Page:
Imagine you have recently been named a project manager for a World Bank good governance program in Nicaragua. Your task: build a more transparent and efficient judiciary. You’ve been granted a great deal of latitude in how you allocate your resources. Recently, the Independent Evaluation Group (IEG) released a splash-making report on Cost-Benefit Analyses (CBAs) in World Bank projects. You read it and understand its straightforward message: conduct CBAs whenever possible. Do you go out of your way to please IEG, or is there a better use of your time and money?
On Tuesday May 31st CGP attended an event hosted by the Center for Global Development and SAIS that discussed precisely this question. Sadly, Andrew Warner, the author of the aforementioned IEG paper (“Cost-Benefit Analysis in World Bank Projects”), was a no-show. In his absence, Alan Gelb, a senior fellow at CGD, led the audience through a review of the paper and its implications. The paper and discussion emphasized CBAs as a tool of accountability. It seemed to us, however, that training managers and staff to be better at accountability analysis is a simpler way to improve performance in WB projects than making CBAs compulsory.
Cost-Benefit Analysis. For those of you who don’t crunch spreadsheets for fun, a CBA evaluates the net impact of a project over a specified period of time in some common denomination (usually US dollars): expected benefits minus expected costs. Sounds simple, right?
Think again. Conducting a rigorous CBA requires time, resources, and plenty of assumptions. Some of the typical questions asked are:
- Who stands to gain from the projects? Who stands to lose?
- How do you quantify (monetize in terms of dollars) gains or loses?
- What is the appropriate timeframe over which to evaluate costs and benefits?
Good CBAs are often peer-reviewed, or conduct sensitivity analysis to adjust for different valid assumptions. Both of these options consume time and resources.
In the public sector, CBAs are most useful in project appraisal. A project is justified only when a CBA finds that benefits to society will exceed the costs. In terms of World Bank policy, “whenever countries fail to pursue the alternative with the highest net present value, global resources are wasted”*.
Report Highlights. IEG’s findings reveal that the World Bank has lost its penchant for accountability tools. How, then, do we ensure we receive a bigger bang for the buck? IEG reports that:
- CBAs have fallen into disuse. According to IEG, the “percentage of projects with [CBAs] dropped from 80 percent to 25 percent between 1970 and 2008”.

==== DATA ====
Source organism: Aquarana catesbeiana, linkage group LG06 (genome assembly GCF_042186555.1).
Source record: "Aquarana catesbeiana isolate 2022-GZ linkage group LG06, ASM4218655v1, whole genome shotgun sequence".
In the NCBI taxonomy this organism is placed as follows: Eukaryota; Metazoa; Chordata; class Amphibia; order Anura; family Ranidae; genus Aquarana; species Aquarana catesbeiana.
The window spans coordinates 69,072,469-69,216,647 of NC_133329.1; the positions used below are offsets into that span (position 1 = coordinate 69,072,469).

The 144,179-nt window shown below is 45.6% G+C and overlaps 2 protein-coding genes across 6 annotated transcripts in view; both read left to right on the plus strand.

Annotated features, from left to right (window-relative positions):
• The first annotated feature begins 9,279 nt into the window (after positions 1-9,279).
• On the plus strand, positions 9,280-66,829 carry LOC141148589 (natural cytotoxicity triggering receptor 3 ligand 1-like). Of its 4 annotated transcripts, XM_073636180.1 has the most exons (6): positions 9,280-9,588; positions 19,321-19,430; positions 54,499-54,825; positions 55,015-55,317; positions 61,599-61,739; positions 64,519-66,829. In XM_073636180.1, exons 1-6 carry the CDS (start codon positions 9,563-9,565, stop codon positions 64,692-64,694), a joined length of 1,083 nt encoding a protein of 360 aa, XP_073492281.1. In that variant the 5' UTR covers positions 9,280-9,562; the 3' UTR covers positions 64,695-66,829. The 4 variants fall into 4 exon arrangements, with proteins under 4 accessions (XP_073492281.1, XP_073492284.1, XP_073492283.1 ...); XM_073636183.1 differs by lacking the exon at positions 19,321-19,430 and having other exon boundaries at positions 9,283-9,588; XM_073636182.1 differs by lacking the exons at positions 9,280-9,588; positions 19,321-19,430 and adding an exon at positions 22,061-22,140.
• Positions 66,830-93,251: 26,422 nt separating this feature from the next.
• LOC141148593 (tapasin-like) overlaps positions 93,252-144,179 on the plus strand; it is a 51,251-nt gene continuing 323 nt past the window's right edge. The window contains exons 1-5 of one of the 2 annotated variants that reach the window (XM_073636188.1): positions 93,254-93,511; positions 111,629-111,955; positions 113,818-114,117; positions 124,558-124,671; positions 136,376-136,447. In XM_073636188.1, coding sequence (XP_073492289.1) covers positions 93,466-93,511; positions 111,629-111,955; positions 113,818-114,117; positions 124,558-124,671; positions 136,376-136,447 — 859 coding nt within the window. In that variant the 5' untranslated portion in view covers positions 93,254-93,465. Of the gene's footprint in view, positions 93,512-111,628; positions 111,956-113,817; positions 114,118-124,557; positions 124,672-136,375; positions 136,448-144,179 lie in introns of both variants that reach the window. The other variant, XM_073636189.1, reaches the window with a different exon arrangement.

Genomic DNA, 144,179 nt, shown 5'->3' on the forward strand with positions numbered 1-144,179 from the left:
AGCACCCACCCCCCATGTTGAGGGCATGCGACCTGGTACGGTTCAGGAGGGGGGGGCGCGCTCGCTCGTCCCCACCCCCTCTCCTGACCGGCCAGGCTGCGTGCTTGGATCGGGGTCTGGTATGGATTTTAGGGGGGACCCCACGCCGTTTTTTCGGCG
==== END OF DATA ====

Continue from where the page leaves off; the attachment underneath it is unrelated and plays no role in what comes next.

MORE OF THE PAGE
- CBAs are of lower quality today than compared to previous decades. IEG reveals that only 54 percent of CBAs are currently rated as good or acceptable. In the 1990s, 70 percent of CBAs were considered of a similar standard.
What is responsible for these trends?
The report mentions several reasons. We highlight two.
Bank policies do not incentivize CBAs. Teams are preoccupied with issues that receive immediate attention from upper management. IEG evaluations—which review things like CBAs—are performed seven years after a project’s close. Why would you, sitting in Managua, spend resources on conducting CBAs in order to please an IEG evaluator seven years into the future?
Bank activities have changed dramatically. Today, it is most engaged with projects that look to improve health, governance, and education. Measuring the necessary outputs to conduct a rigorous CBA, when many of the outputs are intangible is difficult, at least relatively speaking. Measuring transparency and effectiveness in Nicaragua’s courts is, after all, much more complicated than evaluating the effect of building a pump, a road, or a port.
Team managers agree CBAs are important, but they often lack the resources to conduct good quality ones. IEG’s solution, compulsory CBAs, however, are unlikely to improve the quality of reports so long as managers are pressed for time and resources.
Conclusions. Making CBAs mandatory is no panacea; there is no evidence to suggest that it will improve project management or the quality of CBAs conducted. IEG’s proposal to make it difficult for managers to dismiss cost-benefit analysis on the basis of convenience and efficiency is good, but doesn’t go far enough. Rather than incentivizing a stream of poorly conducted CBAs, IEG should advocate for better management. WB staff should be retrained in cost-benefit analysis (and its alternatives), at the same time project managers receive resources to conduct whichever accountability analysis they wish. These two solutions, rather than mandatory CBAs alone, are much more likely to provide a lasting impact.
For the full report click here.
For the management response click here.
*(For a more thorough but brief review of cost-benefit analysis read pages 4 through 6 of “Pricing the Priceless” by Professors Heinzerling and Ackerman.)
All quotations from the original report.